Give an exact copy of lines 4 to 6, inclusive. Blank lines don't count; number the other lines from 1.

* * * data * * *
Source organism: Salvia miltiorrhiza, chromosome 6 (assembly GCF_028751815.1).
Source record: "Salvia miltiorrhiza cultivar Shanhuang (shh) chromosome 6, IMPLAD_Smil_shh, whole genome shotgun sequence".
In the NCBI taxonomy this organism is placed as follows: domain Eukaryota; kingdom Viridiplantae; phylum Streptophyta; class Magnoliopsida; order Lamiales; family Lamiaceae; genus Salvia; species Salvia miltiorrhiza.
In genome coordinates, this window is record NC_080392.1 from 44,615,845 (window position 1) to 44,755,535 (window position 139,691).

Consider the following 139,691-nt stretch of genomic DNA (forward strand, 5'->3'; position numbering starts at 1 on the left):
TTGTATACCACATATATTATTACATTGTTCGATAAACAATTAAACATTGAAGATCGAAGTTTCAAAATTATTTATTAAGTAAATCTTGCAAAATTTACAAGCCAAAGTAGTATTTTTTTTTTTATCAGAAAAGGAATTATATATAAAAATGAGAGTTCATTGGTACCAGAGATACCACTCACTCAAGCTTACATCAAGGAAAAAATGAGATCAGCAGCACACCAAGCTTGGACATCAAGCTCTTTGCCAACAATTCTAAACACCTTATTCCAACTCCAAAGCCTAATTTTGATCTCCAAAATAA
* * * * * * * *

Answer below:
In genome coordinates, this window is record NC_080392.1 from 44,615,845 (window position 1) to 44,755,535 (window position 139,691).

Consider the following 139,691-nt stretch of genomic DNA (forward strand, 5'->3'; position numbering starts at 1 on the left):
TTGTATACCACATATATTATTACATTGTTCGATAAACAATTAAACATTGAAGATCGAAGTTTCAAAATTATTTATTAAGTAAATCTTGCAAAATTTACAAGCCAAAGTAGTATTTTTTTTTTTATCAGAAAAGGAATTATATATAAAAATGAGAGTTCATTGGTACCAGAGATACCACTCACTCAAGCTTACATCAAGGAAAAAATGAGATCAGCAGCACACCAAGCTTGGACATCAAGCTCTTTGCCAACAATTCTAAACACCTTATTCCAACTCCAAAGCCTAATTTTGATCTCCAAAATAA